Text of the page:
On our way to a “world without us,” Marilynne Robinson (1998) states, “An employed American today works substantially longer hours than he or she did twenty-five years ago, when only one adult in an average household was employed and many more households had two adults. The recent absence of parents from the home has first of all to do with how much time people spend at work . . . many people patch together a living out of two or three part-time jobs or work overtime as an employer’s hedge against new hiring . . .” This work pattern is not the sacred cow of an American society, but is replicated around the world. So what are the results? Greater anxiety over the uncertainty of a global economy? Increased levels of stress that wear away at our emotional, physical, and spiritual well-being? Under the guise of relaxing, heightened measures of entertainment that take us on emotional joy rides but never dull the ache for an inner peace and social harmony? The ever presence of fear that security and stability of the way things were will never be replicated again? This is not multiple choice. Anxiety, stress, emotional peaks and valleys, and fear are all powerful negative emotions that are very hard for us to calm in the midst of uncertainty and insecurity.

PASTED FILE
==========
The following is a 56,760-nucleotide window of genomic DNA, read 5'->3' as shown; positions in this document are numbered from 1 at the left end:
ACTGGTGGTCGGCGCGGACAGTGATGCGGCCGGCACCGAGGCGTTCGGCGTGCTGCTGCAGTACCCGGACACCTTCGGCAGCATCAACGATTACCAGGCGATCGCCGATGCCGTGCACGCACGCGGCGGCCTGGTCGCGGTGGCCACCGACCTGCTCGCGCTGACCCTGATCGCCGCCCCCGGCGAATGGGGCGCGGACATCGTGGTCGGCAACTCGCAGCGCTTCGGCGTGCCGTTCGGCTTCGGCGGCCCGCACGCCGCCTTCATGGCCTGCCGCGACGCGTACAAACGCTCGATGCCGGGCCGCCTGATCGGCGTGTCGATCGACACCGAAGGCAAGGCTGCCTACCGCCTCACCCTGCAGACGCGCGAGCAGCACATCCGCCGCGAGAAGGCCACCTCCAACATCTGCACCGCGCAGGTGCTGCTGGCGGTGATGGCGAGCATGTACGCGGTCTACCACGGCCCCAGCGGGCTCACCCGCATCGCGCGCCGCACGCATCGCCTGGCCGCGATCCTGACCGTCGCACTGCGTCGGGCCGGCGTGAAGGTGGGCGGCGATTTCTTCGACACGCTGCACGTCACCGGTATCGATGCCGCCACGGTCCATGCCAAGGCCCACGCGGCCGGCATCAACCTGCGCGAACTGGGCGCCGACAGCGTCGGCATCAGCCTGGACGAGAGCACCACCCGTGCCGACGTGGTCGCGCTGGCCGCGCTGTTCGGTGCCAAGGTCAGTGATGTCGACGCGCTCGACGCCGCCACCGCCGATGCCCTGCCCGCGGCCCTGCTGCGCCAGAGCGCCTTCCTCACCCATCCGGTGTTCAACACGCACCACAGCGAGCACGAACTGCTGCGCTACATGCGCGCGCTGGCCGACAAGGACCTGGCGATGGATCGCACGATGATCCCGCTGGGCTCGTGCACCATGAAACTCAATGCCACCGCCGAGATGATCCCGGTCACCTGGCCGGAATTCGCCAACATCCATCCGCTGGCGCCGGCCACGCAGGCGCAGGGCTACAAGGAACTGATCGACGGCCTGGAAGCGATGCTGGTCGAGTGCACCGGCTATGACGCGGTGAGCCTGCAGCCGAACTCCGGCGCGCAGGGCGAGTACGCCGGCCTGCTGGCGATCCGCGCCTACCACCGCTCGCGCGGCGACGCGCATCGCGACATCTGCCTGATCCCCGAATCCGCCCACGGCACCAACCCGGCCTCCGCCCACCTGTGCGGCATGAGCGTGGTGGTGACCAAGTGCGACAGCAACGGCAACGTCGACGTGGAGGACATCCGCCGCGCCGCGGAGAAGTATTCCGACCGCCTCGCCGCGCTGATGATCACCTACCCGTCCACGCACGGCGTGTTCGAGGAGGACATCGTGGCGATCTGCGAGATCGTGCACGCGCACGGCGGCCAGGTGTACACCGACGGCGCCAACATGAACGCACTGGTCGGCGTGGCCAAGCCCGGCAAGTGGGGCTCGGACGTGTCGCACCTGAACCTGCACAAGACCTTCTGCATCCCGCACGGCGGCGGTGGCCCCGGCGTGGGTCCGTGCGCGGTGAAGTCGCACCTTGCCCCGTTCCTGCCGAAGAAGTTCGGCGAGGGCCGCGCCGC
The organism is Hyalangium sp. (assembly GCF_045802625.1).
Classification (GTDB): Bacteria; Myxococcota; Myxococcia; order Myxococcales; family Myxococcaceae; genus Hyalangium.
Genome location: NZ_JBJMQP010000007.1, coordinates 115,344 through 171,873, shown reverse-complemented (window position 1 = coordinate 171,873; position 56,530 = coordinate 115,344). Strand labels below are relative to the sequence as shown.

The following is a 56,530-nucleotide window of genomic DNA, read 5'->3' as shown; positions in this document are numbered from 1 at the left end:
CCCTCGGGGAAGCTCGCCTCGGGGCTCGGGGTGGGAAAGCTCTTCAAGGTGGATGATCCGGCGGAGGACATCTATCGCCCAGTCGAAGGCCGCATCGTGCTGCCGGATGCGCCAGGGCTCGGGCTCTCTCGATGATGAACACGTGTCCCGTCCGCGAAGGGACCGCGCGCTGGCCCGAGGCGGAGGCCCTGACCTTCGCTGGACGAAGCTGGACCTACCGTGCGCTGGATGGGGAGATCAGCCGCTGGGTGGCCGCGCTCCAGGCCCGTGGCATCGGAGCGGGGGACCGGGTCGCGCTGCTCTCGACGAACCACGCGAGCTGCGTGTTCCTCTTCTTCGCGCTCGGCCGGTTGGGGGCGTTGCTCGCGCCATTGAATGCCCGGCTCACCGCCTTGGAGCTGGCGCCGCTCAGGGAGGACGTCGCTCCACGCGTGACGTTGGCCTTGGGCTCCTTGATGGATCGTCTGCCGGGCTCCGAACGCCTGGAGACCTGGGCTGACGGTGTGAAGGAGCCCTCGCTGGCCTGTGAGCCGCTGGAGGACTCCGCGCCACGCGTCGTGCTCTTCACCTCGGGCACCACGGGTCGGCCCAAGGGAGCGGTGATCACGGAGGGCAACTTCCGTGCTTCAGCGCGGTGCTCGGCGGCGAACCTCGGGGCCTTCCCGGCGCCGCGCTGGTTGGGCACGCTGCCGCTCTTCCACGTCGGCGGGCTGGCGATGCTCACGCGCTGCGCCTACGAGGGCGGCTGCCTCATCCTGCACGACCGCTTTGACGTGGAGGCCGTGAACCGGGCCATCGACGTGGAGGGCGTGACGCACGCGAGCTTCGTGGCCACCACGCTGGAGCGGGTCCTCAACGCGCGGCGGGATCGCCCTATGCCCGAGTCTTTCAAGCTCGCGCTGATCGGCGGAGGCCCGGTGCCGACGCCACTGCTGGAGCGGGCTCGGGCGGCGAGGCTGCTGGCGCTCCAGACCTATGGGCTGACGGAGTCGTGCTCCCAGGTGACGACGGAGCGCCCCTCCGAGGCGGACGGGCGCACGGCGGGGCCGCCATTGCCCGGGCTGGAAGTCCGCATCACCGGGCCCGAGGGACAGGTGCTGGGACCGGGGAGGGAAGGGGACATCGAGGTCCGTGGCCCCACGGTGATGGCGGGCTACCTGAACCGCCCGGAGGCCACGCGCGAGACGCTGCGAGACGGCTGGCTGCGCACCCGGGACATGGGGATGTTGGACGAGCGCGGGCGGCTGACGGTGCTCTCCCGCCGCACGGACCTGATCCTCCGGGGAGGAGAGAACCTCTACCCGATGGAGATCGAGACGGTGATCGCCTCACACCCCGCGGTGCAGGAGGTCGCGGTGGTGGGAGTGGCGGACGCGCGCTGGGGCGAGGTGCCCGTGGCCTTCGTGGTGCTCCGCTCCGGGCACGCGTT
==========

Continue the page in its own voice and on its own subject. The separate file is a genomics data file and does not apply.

Human nature is such that when a person or a society believes exclusively too much in myths that self-destruct, they compensate by and through entitlements. From a global view, entitlement grooms an ever present philosophy: “The world’s resources are mine.” “If I can reason it, ‘it’ must be everyone’s reality.” “Equitable justice and accessibility to care is a good thing, as long as I’m first in line and get what I want.” The ambiguity of the place of the child in today’s society can be understood on a continuum through how one’s social view sees a child’s wants replacing basic needs to how children become chattel sacrificed in tribal wars, government disputes, and world conflicts.